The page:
(from the site) "This Virtual Worlds Management Industry Forecast 2008 (a 36-page report) brings together 45 virtual worlds industry leaders, including CEOs of developers, platforms, and agencies, analysts and thinkers, and lawyers and government representatives to offer their thoughts on and predictions for virtual worlds in 2008. Also examined in the report are the 2008 business goals for many of the leading companies in the industry. We asked participants the following questions:
1. What are your top 3 trend predictions for 2008?
2. What business goals have you set for 2008?
3. What challenges do you expect 2008 to bring for the virtual worlds industry?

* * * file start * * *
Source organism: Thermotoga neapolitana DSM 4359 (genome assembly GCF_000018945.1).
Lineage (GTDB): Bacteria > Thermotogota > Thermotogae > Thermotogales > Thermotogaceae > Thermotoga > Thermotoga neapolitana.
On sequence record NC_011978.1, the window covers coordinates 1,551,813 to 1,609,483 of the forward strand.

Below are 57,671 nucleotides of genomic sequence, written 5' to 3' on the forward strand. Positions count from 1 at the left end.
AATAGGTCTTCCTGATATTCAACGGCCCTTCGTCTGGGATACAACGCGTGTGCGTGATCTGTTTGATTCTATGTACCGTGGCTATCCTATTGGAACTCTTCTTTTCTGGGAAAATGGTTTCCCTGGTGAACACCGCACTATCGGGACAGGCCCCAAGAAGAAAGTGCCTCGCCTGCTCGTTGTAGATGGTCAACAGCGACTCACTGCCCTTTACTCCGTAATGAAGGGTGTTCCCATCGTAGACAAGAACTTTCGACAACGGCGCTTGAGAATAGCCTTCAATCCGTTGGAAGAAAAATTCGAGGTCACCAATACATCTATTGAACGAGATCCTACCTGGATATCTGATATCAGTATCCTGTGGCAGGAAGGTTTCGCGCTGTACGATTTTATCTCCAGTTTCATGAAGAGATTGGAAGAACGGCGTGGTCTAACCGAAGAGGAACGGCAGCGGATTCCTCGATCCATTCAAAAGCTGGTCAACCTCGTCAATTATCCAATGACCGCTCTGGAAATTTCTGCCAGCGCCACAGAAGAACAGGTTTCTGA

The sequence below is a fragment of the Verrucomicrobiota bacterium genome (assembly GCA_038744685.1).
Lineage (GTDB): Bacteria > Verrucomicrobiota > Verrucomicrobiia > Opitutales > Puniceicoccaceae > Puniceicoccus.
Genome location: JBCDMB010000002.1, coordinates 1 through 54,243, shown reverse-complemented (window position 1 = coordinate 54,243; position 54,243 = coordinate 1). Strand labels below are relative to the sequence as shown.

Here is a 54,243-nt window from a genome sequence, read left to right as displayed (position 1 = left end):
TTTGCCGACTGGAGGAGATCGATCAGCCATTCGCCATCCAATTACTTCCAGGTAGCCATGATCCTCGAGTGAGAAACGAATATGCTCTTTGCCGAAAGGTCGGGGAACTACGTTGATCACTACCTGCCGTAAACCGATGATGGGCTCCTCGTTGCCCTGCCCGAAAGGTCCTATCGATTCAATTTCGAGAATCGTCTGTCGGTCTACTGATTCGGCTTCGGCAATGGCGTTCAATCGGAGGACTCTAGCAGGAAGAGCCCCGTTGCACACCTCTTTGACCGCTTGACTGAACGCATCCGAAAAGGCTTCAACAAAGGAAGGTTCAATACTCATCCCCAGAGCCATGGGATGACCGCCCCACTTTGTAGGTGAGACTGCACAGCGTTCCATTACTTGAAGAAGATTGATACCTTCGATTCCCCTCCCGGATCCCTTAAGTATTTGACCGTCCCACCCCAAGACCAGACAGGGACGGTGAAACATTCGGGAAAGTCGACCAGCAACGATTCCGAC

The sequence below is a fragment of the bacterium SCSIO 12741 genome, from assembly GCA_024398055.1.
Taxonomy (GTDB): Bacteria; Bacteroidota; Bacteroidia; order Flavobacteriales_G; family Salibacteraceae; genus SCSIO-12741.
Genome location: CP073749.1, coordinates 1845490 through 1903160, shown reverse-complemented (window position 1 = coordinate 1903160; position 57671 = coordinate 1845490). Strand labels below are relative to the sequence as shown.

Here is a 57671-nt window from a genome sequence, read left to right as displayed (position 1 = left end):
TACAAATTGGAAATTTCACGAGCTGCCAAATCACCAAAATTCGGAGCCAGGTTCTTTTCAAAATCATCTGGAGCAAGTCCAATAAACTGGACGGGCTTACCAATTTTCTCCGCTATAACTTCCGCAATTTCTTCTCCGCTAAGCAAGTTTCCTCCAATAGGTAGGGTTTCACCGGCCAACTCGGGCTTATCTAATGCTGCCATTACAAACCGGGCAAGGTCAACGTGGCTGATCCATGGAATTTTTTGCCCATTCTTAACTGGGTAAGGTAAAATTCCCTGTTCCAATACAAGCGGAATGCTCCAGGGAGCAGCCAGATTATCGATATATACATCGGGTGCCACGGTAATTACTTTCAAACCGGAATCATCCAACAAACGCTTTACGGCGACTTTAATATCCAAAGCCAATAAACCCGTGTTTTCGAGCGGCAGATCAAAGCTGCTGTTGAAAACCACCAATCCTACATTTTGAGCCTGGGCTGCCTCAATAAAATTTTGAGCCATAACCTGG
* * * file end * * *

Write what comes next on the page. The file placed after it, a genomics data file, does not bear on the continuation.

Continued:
4. A number of new platforms are launching in 2008. What are the biggest impacts this
will have on the industry?
5. How will the above changes affect your specific segment of the industry in 2008?"
Dion Hinchcliffe always does great visuals but I really like this one because I think it will translate well for audiences that perhaps don't swim in water as steeped in technology as all of you reading this.
This is a great way to explain how these pieces fit together.
As I become more and more convinced that implementing next-gen/Web 2.0 is soooo much less about technology than about culture (Duh Mark, I know), then I am also becoming more and more convinced of the danger of 'quick wins.' Changing organizational culture is hard. It takes time, will and extended effort.